Im using SD card and have M413 S0 command for gcode
The M413 S0 turns off your power loss recovery. I don't think that makes a difference.
In the cura Mesh Fixes - what was your Maximum Resolution. The Enders default is 0.4. If it gets set below about .3 then there can be stuttering around curves as the printer-planner can't keep up with the amount of gcode it has to process.
Maximum resolution was 0.25 i changed to 0.4 and now look good (adding photo)
just now i have some little white holes, but i guess this is filament problem? (marked blue)
And still have these lines, but i see pattern is different because i used 200C and this new print was 210C so maybe this mostly filament problem or i can do something about that?
"just now i have some little white holes, but i guess this is filament problem? (marked blue)"
That could be filament or maybe something clogged the nozzle for just a moment.
If you haven't cleaned your nozzle or trimmed your bowden tube for a while then maybe now is a good time. After printing for hours the bottom of the bowden tube can breakdown (even Capricorn tubing will breakdown) and small pieces of carbonized tubing will break free. Trimming the bowden back 5 or 6mm may make a difference. An inspection can't hurt.
If you have not run a PID auto-tune on the Hot End maybe that is something you will want to do. I'm sure there are youtube videos that explain it.
A sort of interesting phenomenon is that the bed heater on Enders is controlled by a thermostat whereas the Hot End is controlled by PWM. All the current for both of them goes through the mainboard. The hot end is a pretty consistent load. The bed is not.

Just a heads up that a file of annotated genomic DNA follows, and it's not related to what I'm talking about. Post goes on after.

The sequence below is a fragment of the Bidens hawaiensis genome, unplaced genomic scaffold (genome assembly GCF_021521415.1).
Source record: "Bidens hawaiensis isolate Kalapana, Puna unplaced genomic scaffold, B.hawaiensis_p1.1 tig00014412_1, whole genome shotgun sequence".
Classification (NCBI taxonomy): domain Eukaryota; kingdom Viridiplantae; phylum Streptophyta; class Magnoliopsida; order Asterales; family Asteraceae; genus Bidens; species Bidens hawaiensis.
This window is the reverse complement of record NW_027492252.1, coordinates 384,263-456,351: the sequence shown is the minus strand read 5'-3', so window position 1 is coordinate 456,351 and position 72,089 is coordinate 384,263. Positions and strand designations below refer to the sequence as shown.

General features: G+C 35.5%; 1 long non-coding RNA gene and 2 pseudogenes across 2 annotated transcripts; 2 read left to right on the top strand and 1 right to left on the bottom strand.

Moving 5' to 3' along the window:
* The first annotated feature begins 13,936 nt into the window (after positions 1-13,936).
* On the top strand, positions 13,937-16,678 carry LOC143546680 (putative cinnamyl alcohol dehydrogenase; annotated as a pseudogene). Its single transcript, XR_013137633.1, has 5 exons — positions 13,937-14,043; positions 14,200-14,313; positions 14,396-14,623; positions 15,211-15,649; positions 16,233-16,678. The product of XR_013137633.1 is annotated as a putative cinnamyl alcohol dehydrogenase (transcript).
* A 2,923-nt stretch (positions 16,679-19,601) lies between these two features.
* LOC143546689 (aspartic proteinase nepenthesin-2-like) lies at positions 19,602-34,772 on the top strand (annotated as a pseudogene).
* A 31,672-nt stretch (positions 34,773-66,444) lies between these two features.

When the bed cools then the thermostat turns it on and when it reaches the set temp, it turns off. It's "bang-bang" and the current through the mainboard jumps up and down. That can effect the hot end and so the print temperature can vary.
I added one of these Power Expansion Boards to my printer to move the bed current off the mainboard. At lower bed temperatures I don't know that it makes much of a difference. When printing PETG with the bed at 80° it does make a difference. It requires some re-wiring, but was really pretty simple. It uses the bed power line from the mainboard as a signal and passes the current directly from the power supply to the bed heater. That takes the mainboard out of the loop except as the control source.
I'm also hoping to avoid this happening again.
I get that same effect on every vase that I've passed light through. The light/dark striations are probably the filament. Slight variations in diameter, how homogeneous the colorant is mixed, that sort of thing. Slight changes in the temperature of the hot end as it prints might be involved. In vase mode the print speed can change as the print gets wider and then narrows again as the layer times change. If you look at your gcode maybe the "F" numbers will tell you something.
The blobs seem to appear pretty regularly and show up in the same area of each round feature. They could be a resolution / print speed problem or they could be mechanical and occurring at a point where the nozzle is changing directions and hesitating for a moment. It doesn't take much of a stutter to leave a mark.
How were you printing (SD card, USB, Octoprint, etc.)?
This is from my Ender 3 Pro. You can see striations in the blue. The top (it's shoved up into that light) is silky white and doesn't show that problem. It had ringing instead. There aren't any blobs on this print.
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